What is a Living Will? (in-depth)

A living will is sometimes called an advance directive or a medical directive, and it specifies a person’s wishes regarding life-prolonging medical procedures and other end-of-life issues. If a person is in a coma, for instance, it is intended to provide instructions for their care, including whether or not to use oxygen or “feeding tubes” to keep them alive. This might require a Do Not Resuscitate (DNR) waiver of some kind, which tells medical staff not to intervene if the person is dying. The living will is different than the “will” that most people are familiar with, which is a Last Will and Testament, stipulating the person’s wishes for their estate after he or she has died. Continue reading...

What is an A-B Trust?

An A-B Trust is a plan which actually creates two trusts at the death of the first spouse, and is a strategy intended to avoid as much estate tax risk as possible. Each spouse has an estate tax exclusion amount of $5.45 Million, and laws have made unused exclusion amounts fully portable to the surviving spouse, but for our purposes here, most of the exemption will be used up. So a Bypass Trust will be created which uses some amount of the exclusion, and will take that money out of the estate of the surviving spouse. The spouse can still get some income from this trust and have some discretion and control of the principal amount, but cannot use the principal for themselves. Continue reading...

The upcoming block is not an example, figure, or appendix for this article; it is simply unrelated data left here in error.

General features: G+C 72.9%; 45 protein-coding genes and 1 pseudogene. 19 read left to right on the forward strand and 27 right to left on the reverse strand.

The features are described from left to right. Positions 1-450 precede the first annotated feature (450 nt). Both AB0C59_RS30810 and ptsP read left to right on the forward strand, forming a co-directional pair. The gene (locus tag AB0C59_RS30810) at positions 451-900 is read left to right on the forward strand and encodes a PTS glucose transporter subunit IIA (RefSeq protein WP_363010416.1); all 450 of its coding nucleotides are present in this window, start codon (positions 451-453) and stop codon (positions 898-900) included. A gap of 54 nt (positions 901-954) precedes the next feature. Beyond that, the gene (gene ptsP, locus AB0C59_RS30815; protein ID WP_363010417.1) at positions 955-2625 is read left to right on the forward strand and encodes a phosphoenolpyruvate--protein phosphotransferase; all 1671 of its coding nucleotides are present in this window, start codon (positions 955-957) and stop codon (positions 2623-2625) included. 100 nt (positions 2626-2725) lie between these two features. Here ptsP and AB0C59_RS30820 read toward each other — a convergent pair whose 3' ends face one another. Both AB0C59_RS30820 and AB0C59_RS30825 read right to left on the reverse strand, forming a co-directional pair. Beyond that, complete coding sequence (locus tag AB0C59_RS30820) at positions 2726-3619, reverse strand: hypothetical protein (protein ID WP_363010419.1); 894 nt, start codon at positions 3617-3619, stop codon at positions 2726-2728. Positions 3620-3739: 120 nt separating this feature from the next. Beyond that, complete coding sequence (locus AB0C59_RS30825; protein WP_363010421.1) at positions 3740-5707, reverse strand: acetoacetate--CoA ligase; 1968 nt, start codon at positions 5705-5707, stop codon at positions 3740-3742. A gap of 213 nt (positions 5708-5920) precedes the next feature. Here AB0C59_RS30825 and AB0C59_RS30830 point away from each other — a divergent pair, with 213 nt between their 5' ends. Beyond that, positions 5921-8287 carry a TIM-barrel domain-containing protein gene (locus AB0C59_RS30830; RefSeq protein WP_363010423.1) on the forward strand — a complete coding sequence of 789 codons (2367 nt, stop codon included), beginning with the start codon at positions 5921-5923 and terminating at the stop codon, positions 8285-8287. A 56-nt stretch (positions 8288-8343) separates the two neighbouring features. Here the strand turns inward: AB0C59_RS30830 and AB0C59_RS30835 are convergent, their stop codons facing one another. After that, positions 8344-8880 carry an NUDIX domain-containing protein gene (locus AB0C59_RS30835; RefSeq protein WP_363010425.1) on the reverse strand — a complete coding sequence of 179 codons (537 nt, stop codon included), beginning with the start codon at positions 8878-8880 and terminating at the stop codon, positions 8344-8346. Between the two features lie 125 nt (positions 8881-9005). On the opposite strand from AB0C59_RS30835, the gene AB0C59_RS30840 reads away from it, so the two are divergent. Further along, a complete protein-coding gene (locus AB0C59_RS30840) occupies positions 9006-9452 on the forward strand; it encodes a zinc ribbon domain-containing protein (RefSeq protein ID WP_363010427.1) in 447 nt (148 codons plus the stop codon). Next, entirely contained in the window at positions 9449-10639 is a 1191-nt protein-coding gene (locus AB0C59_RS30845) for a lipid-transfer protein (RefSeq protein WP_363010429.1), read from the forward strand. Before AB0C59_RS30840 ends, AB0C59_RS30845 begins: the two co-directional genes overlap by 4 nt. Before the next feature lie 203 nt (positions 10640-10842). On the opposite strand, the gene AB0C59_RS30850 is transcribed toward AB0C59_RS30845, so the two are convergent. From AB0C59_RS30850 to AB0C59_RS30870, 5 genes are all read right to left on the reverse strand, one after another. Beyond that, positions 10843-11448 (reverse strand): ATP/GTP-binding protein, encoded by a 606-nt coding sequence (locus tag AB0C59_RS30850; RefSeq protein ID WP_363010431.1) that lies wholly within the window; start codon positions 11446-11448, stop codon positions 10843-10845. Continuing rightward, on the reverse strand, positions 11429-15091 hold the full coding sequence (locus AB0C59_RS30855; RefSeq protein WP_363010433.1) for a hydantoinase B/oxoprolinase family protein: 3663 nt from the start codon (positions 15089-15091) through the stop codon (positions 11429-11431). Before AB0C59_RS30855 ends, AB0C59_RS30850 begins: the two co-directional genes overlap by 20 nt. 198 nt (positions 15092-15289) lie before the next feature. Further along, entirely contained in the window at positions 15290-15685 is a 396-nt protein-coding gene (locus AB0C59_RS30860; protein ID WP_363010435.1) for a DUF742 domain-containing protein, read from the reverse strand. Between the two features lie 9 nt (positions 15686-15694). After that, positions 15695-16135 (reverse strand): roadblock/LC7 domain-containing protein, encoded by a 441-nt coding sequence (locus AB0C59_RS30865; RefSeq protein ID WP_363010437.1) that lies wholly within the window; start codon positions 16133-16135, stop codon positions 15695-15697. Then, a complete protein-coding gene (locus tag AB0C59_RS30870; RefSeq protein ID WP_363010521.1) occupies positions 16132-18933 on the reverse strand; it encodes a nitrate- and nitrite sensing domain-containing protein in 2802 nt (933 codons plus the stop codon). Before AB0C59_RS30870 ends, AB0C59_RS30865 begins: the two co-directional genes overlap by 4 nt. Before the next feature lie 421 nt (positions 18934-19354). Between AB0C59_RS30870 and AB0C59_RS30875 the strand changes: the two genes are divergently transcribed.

What is Federal Debt?

Federal debt is the money owed by the government. The primary source of this debt is Treasury Bonds (Notes), which constitute debt obligations. About 25% of the current national debt is owed internally between different government agencies, mostly to the Social Security Trust Funds. The Federal Debt is also, and perhaps more commonly, referred to as the National Debt. Currently the debt is approximately $19 Trillion. Continue reading...

What is a Revocable Trust?

A Revocable Trust is also known as a Living Trust, and it is an estate planning vehicle that allows you to determine how your assets are dispersed to heirs or other entities. While you are alive, you can modify the trust without restriction. When setting up a Revocable Trust, you generally name a Trustee (the person that will care for the assets in the trust and oversee distribution) and define the terms and conditions of the Trust. It is also possible to name yourself the Trustee in a Revocable Trust while you’re alive, but you should also name a contingent Trustee in the event of your death. Continue reading...